Several tests can help your doctor diagnose an arrhythmia and monitor the effectiveness of your treatment.
You can think of a Holter monitor (or continuous ambulatory electrocardiographic monitor) as a small, portable electrocardiogram (EKG or ECG) recorder.
Holter monitors can record 24 hours or more of continuous electrocardiographic signals. This gives doctors a “movie” of the heart’s electrical activity, as opposed to the much shorter glimpse provided by an EKG.
Your doctor may ask you to keep a diary of your activities and symptoms. Later, the Holter monitor results can be compared to your daily log to see how your activities or symptoms correspond to your measured heart rhythm.
Learn more about Holter monitors.
For suspected arrhythmias that occur infrequently or pass quickly, your doctor might suggest that you wear a transtelephonic monitor, or event monitor.
Various kinds of event monitors attach with bracelets, finger clips or patches worn under the arms for a month or two. The data about your heart’s electrical system are recorded and stored. You can then transmit the results to your doctor to be analyzed.
Learn more about cardiac event recorders.
A treadmill test, sometimes called a stress test or an exercise stress test, can help diagnose people whose suspected arrhythmias are exercise-related.
In a treadmill test, you walk or run on a treadmill or ride a stationary bicycle while your heart rate and rhythm are monitored. This can provoke an arrhythmia, allowing your doctor to study the abnormal heartbeat.
Learn more about a treadmill test.
A tilt-table test, also called a tilt test, may be suggested if you’ve suffered fainting spells. It reveals how your heart rate and blood pressure respond when changing positions from lying down to standing up.
In this test, a catheter may be placed in an artery to monitor blood pressure from within the blood vessel. An intravenous line (a small plastic tube in a vein) may also be started before the test.
If the cause of the fainting spells is discovered, medications can be supplied through an intravenous line to help prevent the episodes.
Learn more about tilt-table tests.
Electrophysiologic testing (EP study)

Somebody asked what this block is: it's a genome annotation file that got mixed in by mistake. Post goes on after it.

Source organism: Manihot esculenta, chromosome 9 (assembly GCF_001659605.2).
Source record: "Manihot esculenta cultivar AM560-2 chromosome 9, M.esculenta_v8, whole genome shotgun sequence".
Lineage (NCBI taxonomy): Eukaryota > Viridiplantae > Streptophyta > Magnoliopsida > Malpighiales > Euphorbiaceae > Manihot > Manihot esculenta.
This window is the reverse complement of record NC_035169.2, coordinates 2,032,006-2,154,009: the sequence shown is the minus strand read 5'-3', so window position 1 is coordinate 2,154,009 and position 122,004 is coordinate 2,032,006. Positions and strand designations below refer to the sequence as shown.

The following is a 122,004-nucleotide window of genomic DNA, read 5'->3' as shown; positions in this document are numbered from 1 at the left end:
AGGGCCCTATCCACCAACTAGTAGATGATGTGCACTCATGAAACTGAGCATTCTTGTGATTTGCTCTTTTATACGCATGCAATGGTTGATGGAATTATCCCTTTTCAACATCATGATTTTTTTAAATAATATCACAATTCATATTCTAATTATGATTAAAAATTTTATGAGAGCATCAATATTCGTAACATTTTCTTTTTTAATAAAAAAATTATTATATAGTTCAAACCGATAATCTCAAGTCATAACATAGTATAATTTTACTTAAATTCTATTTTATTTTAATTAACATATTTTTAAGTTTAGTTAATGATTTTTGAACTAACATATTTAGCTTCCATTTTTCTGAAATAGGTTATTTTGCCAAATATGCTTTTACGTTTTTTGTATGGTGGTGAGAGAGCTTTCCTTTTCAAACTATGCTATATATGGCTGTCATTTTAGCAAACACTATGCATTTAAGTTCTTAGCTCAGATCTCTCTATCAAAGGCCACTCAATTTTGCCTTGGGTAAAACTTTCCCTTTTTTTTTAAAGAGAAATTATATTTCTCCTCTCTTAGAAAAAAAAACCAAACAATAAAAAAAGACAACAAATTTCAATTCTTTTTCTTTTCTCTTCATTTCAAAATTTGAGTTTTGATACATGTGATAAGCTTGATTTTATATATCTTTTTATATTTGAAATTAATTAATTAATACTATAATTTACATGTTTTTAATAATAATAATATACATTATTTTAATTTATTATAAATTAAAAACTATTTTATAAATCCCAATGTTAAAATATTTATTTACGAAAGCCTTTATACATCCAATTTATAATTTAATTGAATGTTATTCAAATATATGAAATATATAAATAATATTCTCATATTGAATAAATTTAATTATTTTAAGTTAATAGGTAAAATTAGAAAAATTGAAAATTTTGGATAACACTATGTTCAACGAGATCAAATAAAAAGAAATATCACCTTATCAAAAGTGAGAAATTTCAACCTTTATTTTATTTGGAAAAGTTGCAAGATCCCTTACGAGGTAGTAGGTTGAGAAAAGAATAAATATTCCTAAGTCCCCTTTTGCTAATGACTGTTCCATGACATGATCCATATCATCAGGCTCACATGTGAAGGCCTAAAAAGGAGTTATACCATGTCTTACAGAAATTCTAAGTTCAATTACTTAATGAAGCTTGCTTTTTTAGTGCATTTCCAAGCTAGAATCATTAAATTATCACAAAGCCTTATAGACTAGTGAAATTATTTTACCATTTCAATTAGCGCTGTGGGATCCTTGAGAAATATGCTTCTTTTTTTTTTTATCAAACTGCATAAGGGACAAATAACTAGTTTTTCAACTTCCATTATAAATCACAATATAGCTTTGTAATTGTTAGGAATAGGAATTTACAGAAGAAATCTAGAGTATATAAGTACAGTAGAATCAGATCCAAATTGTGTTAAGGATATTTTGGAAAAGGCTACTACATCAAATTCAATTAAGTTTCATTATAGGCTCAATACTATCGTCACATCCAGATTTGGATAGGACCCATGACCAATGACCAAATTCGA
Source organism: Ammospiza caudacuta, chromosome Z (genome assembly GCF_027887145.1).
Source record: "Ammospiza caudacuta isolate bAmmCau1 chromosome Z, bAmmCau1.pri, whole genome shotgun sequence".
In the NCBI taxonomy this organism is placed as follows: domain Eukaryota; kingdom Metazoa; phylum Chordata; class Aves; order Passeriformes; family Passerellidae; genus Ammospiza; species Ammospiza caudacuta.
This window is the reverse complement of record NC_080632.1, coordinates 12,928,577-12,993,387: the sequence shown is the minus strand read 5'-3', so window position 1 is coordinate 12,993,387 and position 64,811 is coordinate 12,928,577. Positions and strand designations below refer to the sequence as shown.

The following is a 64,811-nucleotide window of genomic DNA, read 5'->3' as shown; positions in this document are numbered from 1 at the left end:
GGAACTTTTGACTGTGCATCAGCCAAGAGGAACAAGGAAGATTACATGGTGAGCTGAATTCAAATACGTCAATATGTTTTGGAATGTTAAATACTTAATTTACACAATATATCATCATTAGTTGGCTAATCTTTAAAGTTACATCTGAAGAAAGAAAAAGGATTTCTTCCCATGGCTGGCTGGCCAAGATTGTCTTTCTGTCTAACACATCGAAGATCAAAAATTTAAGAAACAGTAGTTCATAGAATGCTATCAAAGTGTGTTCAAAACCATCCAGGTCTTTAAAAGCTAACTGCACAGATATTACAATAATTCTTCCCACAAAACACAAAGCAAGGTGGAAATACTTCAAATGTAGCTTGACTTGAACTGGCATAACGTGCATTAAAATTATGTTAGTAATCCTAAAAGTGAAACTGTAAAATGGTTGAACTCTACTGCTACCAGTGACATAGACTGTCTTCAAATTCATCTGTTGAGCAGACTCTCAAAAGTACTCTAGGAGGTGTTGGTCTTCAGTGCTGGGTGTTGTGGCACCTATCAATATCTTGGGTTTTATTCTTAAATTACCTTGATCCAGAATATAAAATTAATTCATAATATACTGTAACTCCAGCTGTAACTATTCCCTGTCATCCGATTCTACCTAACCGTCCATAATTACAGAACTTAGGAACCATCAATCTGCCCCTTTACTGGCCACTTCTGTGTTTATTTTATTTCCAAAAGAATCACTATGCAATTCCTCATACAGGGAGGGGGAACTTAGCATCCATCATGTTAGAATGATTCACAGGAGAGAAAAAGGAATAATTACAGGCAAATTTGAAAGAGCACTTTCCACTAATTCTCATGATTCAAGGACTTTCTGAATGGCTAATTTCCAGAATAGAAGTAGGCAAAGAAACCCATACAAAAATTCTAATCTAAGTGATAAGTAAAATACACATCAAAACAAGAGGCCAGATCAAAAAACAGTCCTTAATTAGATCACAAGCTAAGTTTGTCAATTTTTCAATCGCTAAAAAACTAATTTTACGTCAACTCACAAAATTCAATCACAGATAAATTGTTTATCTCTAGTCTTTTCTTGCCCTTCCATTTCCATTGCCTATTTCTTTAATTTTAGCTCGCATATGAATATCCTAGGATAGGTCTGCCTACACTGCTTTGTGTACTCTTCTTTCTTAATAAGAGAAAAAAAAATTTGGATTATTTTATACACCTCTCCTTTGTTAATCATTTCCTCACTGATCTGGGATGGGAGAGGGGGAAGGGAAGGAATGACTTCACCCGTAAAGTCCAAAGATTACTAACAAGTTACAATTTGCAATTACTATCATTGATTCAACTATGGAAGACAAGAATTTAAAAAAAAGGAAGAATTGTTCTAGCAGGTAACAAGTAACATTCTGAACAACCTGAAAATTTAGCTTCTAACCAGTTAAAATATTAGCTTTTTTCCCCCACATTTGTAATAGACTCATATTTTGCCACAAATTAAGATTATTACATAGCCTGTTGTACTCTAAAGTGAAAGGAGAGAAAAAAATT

Electrophysiologic testing, sometimes called an EP study, can reveal suspected arrhythmias.
In this procedure, performed under local anesthesia, temporary electrode catheters are threaded through peripheral veins (or arteries) into the heart using a fluoroscope. These electrode catheters are positioned in the atria, ventricles or both. They record the heart’s electrical signals and “map” the path of electrical impulses during each heartbeat.
This test can provoke known but infrequent arrhythmias, allowing them to be diagnosed. It can especially help trigger latent tachycardia (fast heart rate) or bradycardia (slow heart rate).
Esophageal electrophysiologic procedure
In this procedure, a thin, flexible catheter is inserted into your nostril and positioned in the esophagus (the tube that connects the mouth and stomach). The catheter’s lead performs an electrocardiogram (EKG). The catheter’s proximity to the heart allows for more accurate results than a conventional EKG.
This procedure can also provoke unpredictable arrhythmias for diagnosis. Medications can be administered as part of the test to determine the most effective approach.
An echocardiogram uses ultrasound waves to reveal your heart’s size, structure and motion. This type of echocardiography uses sound waves in much the same way that an ultrasound test uses sound waves to monitor a baby’s growth in the womb.
A painless procedure, an echocardiogram often provides valuable information about a heart with an arrhythmia. The most common type of echocardiogram is transthoracic echocardiography (TTE).
Learn more about echocardiography (PDF).